Note on war and domestic violence



July 17, 2022

FAS–War starts at home: domestic violence over anti-war stance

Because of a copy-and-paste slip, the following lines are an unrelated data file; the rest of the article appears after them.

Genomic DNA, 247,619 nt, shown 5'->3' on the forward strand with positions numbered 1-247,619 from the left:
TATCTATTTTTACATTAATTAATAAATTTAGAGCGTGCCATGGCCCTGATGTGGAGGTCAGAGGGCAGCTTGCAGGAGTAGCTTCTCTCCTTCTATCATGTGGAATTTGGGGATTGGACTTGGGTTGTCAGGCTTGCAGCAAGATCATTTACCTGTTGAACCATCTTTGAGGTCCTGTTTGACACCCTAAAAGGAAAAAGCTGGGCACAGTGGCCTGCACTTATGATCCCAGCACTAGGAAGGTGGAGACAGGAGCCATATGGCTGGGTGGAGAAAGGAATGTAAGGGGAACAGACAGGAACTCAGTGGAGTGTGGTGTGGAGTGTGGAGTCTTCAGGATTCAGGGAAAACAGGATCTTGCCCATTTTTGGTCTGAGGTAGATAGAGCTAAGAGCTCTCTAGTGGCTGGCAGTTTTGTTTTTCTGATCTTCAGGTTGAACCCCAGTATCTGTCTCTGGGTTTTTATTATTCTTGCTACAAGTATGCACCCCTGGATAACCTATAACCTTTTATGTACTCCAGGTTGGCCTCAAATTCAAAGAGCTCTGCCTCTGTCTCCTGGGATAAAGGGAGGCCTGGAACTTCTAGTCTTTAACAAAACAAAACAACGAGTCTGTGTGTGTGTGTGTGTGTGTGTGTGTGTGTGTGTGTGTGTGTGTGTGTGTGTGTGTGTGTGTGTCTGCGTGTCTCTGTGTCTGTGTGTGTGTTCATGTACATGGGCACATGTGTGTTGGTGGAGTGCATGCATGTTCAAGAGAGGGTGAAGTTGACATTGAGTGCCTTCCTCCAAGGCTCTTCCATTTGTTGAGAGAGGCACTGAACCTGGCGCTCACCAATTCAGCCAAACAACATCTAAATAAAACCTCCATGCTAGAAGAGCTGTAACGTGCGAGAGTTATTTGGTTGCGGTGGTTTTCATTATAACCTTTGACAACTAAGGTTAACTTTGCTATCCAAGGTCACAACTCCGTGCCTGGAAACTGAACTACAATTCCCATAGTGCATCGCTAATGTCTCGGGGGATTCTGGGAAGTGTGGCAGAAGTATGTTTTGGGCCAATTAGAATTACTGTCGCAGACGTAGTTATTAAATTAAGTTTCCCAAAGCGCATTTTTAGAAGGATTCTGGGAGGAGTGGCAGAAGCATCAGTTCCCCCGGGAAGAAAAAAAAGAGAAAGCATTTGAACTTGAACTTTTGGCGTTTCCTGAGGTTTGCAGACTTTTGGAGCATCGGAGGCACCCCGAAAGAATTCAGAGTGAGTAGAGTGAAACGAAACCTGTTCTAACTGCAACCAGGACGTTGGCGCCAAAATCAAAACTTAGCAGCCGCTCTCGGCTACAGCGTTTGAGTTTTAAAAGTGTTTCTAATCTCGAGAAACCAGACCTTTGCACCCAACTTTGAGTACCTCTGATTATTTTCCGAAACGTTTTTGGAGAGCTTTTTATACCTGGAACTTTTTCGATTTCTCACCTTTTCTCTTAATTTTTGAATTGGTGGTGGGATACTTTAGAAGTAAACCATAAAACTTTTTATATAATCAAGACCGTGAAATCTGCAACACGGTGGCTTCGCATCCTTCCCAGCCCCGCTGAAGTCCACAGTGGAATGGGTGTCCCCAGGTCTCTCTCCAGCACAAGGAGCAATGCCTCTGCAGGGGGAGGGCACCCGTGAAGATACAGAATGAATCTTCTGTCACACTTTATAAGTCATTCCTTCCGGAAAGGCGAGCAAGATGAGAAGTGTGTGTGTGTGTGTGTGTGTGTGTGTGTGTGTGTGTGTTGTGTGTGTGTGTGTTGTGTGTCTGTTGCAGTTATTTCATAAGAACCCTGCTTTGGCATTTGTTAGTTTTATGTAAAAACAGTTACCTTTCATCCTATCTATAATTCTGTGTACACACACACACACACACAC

Alas, we couldn't help but notice that headlines like this are increasing in the news: In Novosibirsk a mother tried to turn her daughter into the police and subsequently assaulted her or My father wrote a denunciation about me or A resident of the suburbs of Moscow denounced his wife to police. She criticised the 'special operation' in Ukraine Many of these news reports are accompanied by the heroines' stories that the aggression in the family and violent situations started long before the war, and the anti-war stance of the victims was just another factor justifying the violence against them in the eyes of the aggressor. Snitching, beatings, threats, calling the police - now the aggressor can justify all this by saying that he is acting in the “interests of his country”. This is how violence officially becomes a spiritual staple and a traditional family value. The situation of domestic violence in Russia was very grave even before the war, despite the many years of feminist campaigning. The Russian Federation still has no law on domestic violence prevention, no protection order (prohibition of approaching), and not enough qualified shelters for victims. Since 2017, beating has been removed from the Criminal Code and transferred to the Administrative Code, i.e. decriminalised: the aggressor is likely to get nothing, he will get off with a small fine. The police are not good at dealing with situations of domestic violence and often do not respond to calls or only respond when a murder has already occurred (“if there is a body, we will come and take on the case” was the infamous retort of a district police officer). It is interesting that while the police rarely respond to calls reporting rape, they seem to respond instantly to such denunciations from vigilant relatives. This is not about the potential murder of women or children, it is about catching a traitor who opposes the war. Perhaps this will come in handy for all women in Russia as a bitter tip-off: if you get beaten up and the police don't want to come, you should apparently report that your abuser is against the war in Ukraine. The topic of the intersection of militaristic and domestic violence is a very important and as yet little studied topic in the Russian Federation, we all have yet to deal with how war affects the level of violence in Russian families. If you have experienced physical, psychological or economic violence because of your views and anti-war stance and are ready to tell your story anonymously, please email us in the bot @femagainstwar_bot. We express our support and are ready to give you a platform to speak out! Remember that despite everything, there are still organisations working in Russia to help victims of domestic violence. You can contact the Anna Centre, the Consortium of Women's NGOs or the centre "" for free counselling.